Don’t do everything all at once

Britton’s previous roles as CEO of the addiction treatment providers American Addiction Centers and Gateway Foundation showed that scale alone wasn’t enough to push large payers toward value-based care. Seven years ago, he heard in meetings with a national payer that the plans’ technology for handling claims wouldn’t be able to accommodate a value-based care contract. However, payers, especially large Medicaid payers, have more capabilities and more interest in alternative payment models.

Still, payers must resist the temptation to move fully to a value-based model. He worked “very incrementally” on adoption and expanding value-based care in his organizations.

“If you don’t have a really good understanding of your data, if your staff are not trained, if you don’t have the needed technological infrastructure, you’re going to totally put your whole organization at risk,” Britton said.

The incremental progress started with pay-for-performance to small and increasing amounts of risk on reimbursement. He doubts any scaled company will go 100% at-risk unless the provider is “very cut and dry.”

Don’t settle for less than premium rates

The value-based care model is premised on care providers going beyond providing quality health care. It often calls for that care to account for many other facets of human health, such as physical health conditions or social determinants of health — very little of which is paid for in the fee-for-service paradigm.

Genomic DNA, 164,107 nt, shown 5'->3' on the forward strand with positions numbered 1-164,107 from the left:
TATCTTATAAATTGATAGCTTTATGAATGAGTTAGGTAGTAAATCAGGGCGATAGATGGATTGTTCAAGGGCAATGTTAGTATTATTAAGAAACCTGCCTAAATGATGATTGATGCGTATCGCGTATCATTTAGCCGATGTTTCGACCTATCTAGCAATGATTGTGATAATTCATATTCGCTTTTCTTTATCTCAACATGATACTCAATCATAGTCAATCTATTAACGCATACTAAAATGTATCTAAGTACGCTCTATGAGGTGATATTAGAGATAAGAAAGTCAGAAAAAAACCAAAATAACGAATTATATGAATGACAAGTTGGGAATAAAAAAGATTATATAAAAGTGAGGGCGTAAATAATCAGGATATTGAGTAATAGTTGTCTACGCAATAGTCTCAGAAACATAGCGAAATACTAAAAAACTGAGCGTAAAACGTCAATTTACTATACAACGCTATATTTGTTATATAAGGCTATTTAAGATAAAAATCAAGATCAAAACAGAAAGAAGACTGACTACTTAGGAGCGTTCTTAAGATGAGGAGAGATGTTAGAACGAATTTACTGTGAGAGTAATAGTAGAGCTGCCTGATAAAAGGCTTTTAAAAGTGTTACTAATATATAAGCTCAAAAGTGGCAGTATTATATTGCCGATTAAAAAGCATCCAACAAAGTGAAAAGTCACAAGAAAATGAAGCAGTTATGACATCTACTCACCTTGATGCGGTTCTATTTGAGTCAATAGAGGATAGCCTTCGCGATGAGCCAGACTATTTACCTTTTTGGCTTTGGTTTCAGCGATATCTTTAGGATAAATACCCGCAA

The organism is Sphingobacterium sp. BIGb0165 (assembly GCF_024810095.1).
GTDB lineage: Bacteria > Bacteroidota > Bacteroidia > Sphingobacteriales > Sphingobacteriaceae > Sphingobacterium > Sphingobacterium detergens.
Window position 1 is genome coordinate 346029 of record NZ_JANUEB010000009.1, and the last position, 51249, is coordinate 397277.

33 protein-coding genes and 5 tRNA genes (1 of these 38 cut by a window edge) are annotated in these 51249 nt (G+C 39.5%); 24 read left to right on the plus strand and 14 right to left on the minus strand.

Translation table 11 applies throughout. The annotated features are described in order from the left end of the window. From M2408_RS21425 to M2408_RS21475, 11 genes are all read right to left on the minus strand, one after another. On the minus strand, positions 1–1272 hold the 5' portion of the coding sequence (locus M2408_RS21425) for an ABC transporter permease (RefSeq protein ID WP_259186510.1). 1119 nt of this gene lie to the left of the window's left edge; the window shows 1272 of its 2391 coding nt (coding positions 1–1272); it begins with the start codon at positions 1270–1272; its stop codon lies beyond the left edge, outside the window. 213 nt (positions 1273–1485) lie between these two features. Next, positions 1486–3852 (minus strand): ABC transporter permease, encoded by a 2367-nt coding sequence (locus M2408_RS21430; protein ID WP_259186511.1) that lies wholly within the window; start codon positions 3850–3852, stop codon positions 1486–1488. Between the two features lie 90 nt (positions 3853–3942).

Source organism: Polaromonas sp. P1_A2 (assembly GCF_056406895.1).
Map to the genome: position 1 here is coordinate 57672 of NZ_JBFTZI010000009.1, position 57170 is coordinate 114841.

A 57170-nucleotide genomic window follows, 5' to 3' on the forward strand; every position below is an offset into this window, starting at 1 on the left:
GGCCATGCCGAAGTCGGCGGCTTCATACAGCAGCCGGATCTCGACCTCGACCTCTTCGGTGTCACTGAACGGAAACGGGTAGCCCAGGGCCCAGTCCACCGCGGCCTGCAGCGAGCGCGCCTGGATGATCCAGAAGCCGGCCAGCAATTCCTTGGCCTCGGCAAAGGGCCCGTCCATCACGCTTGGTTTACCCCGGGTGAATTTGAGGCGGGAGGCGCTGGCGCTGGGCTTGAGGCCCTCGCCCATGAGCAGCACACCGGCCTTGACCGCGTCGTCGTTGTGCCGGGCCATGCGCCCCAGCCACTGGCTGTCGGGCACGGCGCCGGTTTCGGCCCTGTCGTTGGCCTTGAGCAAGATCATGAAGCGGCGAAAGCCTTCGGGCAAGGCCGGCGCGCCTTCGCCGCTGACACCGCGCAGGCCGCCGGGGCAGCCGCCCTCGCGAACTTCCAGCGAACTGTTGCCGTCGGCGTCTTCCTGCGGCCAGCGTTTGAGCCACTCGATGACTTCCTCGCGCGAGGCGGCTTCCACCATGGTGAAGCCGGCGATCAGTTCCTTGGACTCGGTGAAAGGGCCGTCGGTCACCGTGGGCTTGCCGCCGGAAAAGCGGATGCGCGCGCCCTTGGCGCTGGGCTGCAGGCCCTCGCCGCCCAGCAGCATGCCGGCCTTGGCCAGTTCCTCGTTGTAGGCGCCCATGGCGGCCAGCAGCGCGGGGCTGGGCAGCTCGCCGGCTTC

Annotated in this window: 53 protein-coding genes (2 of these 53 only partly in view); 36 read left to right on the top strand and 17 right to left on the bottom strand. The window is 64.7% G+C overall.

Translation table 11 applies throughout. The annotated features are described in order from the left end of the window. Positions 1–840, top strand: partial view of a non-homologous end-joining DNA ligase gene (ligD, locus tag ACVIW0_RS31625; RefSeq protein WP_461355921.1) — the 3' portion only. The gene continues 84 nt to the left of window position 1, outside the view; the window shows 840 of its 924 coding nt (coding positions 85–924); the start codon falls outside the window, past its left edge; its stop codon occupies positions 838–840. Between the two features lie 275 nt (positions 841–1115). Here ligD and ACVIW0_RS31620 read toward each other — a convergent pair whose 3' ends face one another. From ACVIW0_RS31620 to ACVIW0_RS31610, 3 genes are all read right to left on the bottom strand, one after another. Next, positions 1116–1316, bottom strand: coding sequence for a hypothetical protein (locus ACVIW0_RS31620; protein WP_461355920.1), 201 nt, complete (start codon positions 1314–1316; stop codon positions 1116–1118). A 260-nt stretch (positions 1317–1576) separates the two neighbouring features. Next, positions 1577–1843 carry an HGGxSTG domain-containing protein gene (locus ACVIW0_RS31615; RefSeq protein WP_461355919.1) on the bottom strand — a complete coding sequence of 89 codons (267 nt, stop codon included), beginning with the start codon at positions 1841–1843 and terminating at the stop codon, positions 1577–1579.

Taking on more of those challenges is likely to lead to better outcomes, and payers have clear incentives to do that, Britton said.

“The risk-shared model is: you will pay us more because we are assuming an expectation that our treatment will deliver better results,” Britton said. “The better our results, the more profitable it is for the company; the worse our results, the less profitable the company. So, I think you should get paid more.”

Nordstrom said that providing quality care that genuinely lowers health care spending can be seen as a proxy for reducing human suffering. On top of that, a payer system that incentivizes quality will edge out lower-quality providers.

“You can make a pretty good business case for that because you don’t have to compete with them” as a provider, Nordstroms said. “They shouldn’t be out there. If your money is how you vote on what exists in this world, we shouldn’t vote for crummy providers to exist.”